As these Warriors lead the charge that’s got everyone so worked up, it’s ironic that they’re also easily the best, freshest example of the flaw in the “title or nothing” mentality. Ringz Nation is the very reason Golden State’s 73-win regular season last year – one of the most grueling, demanding and remarkable long-term feats accomplished in league history – has been reduced to nothing but a punch line to capture their failure. This whole narrative might never have existed if one Kyrie Irving shot fell a couple inches to the left and rimmed out; shouldn’t that fact call its entire legitimacy into question?
It should, and the same should apply to a nearly endless list of sports accomplishments through history. Given the situation the franchise was in before it began, how could anyone look at the Grit-N-Grind era in Memphis and view it as anything but a success? How many people do you know who consider Jerry Sloan, author of over 1,000 NBA wins and on many folks’ pantheon of NBA coaches, a failure based on his inability to grab a ring?
Even people who weren’t alive while it happened know about the Miracle on Ice at the 1980 Olympics, but fewer know that the United States’ miraculous upset over the Soviets was actually in a strangely formatted semifinal, not the final. Would dethroning the greatest power international ice hockey had ever seen – and doing it under the looming shadow of the Cold War, no less – have been that much less impressive if the US had lost the final to Finland two days later? Of course not! A group of journeymen and college players went head to head with the best hockey team of their era, at the biggest tournament in the world, and beat them.
Apart from the logic of it all, think of the way rings obsession naturally deforms fandom. Look at a guy like J.R. Smith, who has in many ways transformed his image while playing a vital role in Cleveland’s success – but you’d think the guy pulled a Joakim Noah based on the way some Cavs fans have treated him just for a few bad games against maybe the best team of all time. Doesn’t it suck that fans are being reduced to this?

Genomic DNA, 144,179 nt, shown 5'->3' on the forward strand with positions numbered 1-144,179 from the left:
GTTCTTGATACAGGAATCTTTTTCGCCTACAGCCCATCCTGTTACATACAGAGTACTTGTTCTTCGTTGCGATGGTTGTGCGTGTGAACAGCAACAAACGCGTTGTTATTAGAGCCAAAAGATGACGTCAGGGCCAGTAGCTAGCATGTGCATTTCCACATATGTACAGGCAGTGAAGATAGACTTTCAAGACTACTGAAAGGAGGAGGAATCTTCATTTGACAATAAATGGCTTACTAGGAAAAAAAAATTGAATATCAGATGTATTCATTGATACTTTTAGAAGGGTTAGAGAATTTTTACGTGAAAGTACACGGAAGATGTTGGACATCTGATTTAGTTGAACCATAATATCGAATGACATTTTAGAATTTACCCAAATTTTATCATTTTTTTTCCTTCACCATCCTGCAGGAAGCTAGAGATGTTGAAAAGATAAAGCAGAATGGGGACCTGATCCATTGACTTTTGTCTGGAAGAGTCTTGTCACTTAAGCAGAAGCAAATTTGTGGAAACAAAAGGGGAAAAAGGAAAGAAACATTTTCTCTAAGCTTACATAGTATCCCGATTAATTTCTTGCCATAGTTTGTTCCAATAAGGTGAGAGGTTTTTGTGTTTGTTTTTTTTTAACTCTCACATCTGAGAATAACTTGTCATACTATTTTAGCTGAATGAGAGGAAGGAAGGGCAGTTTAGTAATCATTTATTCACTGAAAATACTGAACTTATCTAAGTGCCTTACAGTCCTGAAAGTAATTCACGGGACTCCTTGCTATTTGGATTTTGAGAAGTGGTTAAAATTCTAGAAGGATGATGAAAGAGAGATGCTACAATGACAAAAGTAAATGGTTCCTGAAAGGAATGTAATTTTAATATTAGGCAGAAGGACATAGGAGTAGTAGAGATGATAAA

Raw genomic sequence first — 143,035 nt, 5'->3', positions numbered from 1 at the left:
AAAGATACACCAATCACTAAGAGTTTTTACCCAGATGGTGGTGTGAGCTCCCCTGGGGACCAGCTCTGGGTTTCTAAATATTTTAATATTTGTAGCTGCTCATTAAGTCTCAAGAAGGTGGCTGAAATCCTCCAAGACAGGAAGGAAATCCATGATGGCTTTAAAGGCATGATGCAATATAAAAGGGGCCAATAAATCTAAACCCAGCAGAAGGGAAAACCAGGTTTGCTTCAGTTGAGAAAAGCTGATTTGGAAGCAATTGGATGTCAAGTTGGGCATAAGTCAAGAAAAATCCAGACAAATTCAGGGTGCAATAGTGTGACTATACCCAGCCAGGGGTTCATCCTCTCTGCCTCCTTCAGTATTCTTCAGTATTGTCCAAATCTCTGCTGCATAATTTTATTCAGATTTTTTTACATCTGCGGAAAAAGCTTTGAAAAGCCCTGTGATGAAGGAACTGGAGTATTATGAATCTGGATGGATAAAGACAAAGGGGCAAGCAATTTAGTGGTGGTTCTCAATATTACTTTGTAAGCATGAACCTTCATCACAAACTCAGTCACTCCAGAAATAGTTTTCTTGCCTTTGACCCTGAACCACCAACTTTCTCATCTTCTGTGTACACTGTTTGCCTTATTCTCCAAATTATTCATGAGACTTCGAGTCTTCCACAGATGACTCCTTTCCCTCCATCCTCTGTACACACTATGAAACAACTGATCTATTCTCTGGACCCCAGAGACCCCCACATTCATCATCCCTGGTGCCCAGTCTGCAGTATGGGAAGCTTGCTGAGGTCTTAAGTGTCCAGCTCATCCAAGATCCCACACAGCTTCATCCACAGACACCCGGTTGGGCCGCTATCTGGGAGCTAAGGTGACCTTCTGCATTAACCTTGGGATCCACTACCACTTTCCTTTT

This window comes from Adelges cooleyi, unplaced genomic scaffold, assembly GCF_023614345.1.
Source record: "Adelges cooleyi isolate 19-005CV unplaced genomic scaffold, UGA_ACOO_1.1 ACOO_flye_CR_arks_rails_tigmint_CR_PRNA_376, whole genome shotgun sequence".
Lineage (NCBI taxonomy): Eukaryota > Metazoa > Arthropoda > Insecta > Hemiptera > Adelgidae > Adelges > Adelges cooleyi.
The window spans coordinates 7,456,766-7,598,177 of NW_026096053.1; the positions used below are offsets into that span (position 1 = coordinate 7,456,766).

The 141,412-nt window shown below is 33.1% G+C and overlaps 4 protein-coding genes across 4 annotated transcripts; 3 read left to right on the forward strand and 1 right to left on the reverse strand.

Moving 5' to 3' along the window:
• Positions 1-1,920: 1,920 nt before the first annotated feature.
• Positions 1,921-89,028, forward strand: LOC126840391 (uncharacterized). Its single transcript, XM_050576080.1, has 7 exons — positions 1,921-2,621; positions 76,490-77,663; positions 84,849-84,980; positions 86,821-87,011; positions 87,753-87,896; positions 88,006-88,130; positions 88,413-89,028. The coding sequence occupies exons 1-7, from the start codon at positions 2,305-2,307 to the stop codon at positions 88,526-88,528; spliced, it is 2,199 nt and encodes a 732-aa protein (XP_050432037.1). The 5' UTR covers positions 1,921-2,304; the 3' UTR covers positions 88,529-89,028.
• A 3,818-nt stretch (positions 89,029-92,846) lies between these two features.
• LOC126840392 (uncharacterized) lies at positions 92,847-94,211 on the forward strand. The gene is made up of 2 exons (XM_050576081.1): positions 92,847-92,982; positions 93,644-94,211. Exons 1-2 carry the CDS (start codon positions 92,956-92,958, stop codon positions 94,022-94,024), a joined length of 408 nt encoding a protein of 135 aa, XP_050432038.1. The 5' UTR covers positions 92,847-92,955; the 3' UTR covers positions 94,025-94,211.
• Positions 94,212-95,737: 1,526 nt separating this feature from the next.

Also remember that from a practical standpoint, the 29 teams that don’t get a chip each year are here for much more than participation trophies. League ratings and income peak during the Finals, sure, but there’d be no league to speak of without 82 games per team and the rest of the postseason first. Are realistic fans of the Orlando Magic – a group that never had even a shred of hope for a ring this year – just supposed to hibernate each season until they’re finally a contender?
Through this lens, even the most pessimistic assessment of the league’s intrigue factor over the next few years is still enormously positive. We get to watch up-and-coming stars like Karl-Anthony Towns, Ben Simmons and Markelle Fultz come into their own; we get to see if young crews like the 76ers, Wolves, Suns and the ever-popular Lakers can take that next step. Can young, asset-heavy contenders in Boston and Utah find a way to disrupt the Cavs or Warriors, or do veteran groups like the Spurs and Rockets have some tricks left in their bags?
There’s absolutely nothing wrong with putting the championship ahead of every single one of these elements, possibly by a wide margin – in fact, it’s probably weird not to. Fans have a right to be disappointed at a potential lack of title intrigue on the horizon, even relative to the normal low-parity NBA.
But the two don’t have to be mutually exclusive. When you start thinking of the NBA’s participation trophies as context-heavy representations of tangible accomplishments rather than some strange mark of failure, you’re on the right track.